CONTACT : Tel: 0345 112 0025
Menu
Frequently-asked questions

Introduction to pensions

General pension queries

Check out the sections below to find answers to some of the most common questions about your pension.

If your question has not been answered here, please visit the Contact details page for ways to get in touch.

OPEN ALL FAQS
CLOSE ALL FAQS

What is a workplace pension?

A workplace pension is a way of saving for your retirement organised for you by your employer. It is sometimes called a ‘company pension’, an ‘occupational pension’ or a ‘works pension’. 
 
Put simply, a pension is a savings scheme that you pay into while you are working to help make sure you have regular money coming in when you retire.
 
It’s tax efficient as the money you pay in (or ‘contribute’) is taken from your salary before tax is deducted, reducing the overall amount of tax you will pay on your salary. Your employer also contributes to your pension, so together you and your employer are saving for your future.
 
If you are hoping to retire at 60, or even 68, you could still be looking to support 25 years without the regular income you had when you were working. Many of us don’t want to have to compromise our lifestyles in retirement, so taking an interest in your pension planning is a great way to do something positive for the future.
 

How does a pension work?

A pension works by taking all the money paid in – by you, your employer and the government (in the form of tax savings) – and investing it for your future. Different schemes work in different ways, but the idea is that the investments will grow over time to give you money to support you when you retire.
 
With the Amey OS Pension Scheme, the amount you get when you retire depends on things like how long you've been a member and your salary when you retire. These types of pension schemes are commonly referred to as ‘defined benefit’ arrangements.

 

   

Who pays into my pension?

With the Amey OS Pension Scheme, both you and your employer pay into your pension.
 
The money paid in is known as ‘contributions’. 
 
Your pension contributions are tax-free (subject to Annual and Lifetime Allowance limits), making it an efficient way to save.

 

Who looks after my money?

PTL – a firm of specialist independent Trustees providing pensions consulting services to businesses across the UK – is responsible for looking after the Amey OS Scheme and the money invested on your behalf. Their job, with the help of pension and investment specialists, is to regularly check how the scheme administration and investments are doing and let you know if any changes are necessary. 
 
Although investment decisions made by the Trustee are still subject to stock market fluctuations, their experience and expertise ensures that the scheme investments do as well as possible.

How do I know I'm saving enough?

Retirement is no longer seen as ‘the end of the road’, and most of us won’t want to change our lifestyles because of it. Take the time to think about what you want for your retirement so you can start planning for it today.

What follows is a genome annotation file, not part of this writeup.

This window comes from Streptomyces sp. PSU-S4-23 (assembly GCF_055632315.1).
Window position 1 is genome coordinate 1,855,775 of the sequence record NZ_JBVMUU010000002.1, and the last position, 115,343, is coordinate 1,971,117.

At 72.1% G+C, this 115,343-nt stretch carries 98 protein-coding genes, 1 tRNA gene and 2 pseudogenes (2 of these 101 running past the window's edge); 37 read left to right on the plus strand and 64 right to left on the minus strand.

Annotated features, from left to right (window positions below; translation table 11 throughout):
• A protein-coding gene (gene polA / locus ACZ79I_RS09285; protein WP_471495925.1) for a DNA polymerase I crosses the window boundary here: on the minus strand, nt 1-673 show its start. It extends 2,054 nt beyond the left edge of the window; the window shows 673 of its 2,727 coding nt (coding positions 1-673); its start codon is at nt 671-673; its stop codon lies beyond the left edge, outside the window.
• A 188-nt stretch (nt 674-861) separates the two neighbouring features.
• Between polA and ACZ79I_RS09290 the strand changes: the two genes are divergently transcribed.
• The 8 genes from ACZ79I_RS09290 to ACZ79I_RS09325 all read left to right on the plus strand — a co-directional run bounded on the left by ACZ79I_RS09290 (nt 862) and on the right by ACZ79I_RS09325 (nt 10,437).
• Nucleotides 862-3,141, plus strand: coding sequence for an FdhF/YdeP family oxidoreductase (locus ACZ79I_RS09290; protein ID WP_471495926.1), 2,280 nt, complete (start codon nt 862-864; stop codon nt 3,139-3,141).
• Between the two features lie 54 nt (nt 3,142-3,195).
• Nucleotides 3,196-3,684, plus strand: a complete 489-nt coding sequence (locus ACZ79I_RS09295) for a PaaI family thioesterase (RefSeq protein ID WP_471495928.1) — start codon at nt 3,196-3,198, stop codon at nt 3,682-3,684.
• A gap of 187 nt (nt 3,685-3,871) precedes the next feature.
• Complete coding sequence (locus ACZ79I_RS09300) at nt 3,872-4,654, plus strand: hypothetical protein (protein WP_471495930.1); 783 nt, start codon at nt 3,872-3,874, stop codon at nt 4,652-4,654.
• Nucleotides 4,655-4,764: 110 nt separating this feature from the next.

The lifestyle calculator can help you get an idea of what your unique lifestyle costs and how much income you may need to afford it when you retire.

How much will I get when I take my pension benefits?

The amount you’ll get depends mostly on how much has been paid into it and:

  • the rules of your Scheme, if you’re in a defined benefit scheme; or
  • how well your investments have performed if you’re in a defined contribution scheme

The Amey, Accord and APS sections are defined benefit. 
 
You can also ‘top up’ your pension by paying Additional Voluntary Contributions (AVCs). These will be paid into defined contribution arrangements. Your employer will be able to tell you more about AVCs.

You can request an estimate of your benefits from the Scheme's adminstrator, RPMI by calling 0345 112 0025. Please note, you can only request two free estimates per calendar year.   

What are Annual and Lifetime Allowances?

The Annual Allowance (AA) is a limit on the amount of pension savings you can make into your scheme(s) (you may have more than one) in any given tax year. If you exceed your AA, you may be charged tax on the excess. 
 
A lower allowance applies to high earners. If your taxable income is more than £200,000, you should learn more about the tapered annual allowance as it may affect you. 
 
You can carry forward any unused Annual Allowance from the past three years.
 
A lower allowance may also apply to any future pension savings you make to defined contribution pension arrangements if you’ve taken money out of your pension pot. This is known as the ‘Money Purchase Annual Allowance’.
  
The Lifetime Allowance (LTA) is the maximum amount you can take in pension benefits during your lifetime from all the pension schemes you may be a member of without incurring additional tax charges. If the LA is exceeded, you will be subject to the LTA charge. The LTA is £1,073,100 for the 2020-21 tax year.
 
You can read more about the AA and LTA at www.gov.uk/tax-on-your-private-pension
 
You are responsible for monitoring your AA and LTA and reporting any excess to Her Majesty’s Revenue & Customs (HMRC).

How will I know if I have exceeded the AA?

You will be sent a Pensions Saving Statement if you exceed the AA.

Who is responsible for notifying HMRC of a liability to the annual allowance (AA) charge and how can the charge be met?

You are responsible for reporting any excess in your benefits over the annual allowance (after using up any carry forward) via self-assessment. The amount of annual allowance charge will be included in your tax calculation and you would normally have to pay any charges by the usual self-assessment payment deadlines.  
 
The Scheme also has a responsibility to notify HMRC via Event Reporting if someone exceeds the Annual Allowance.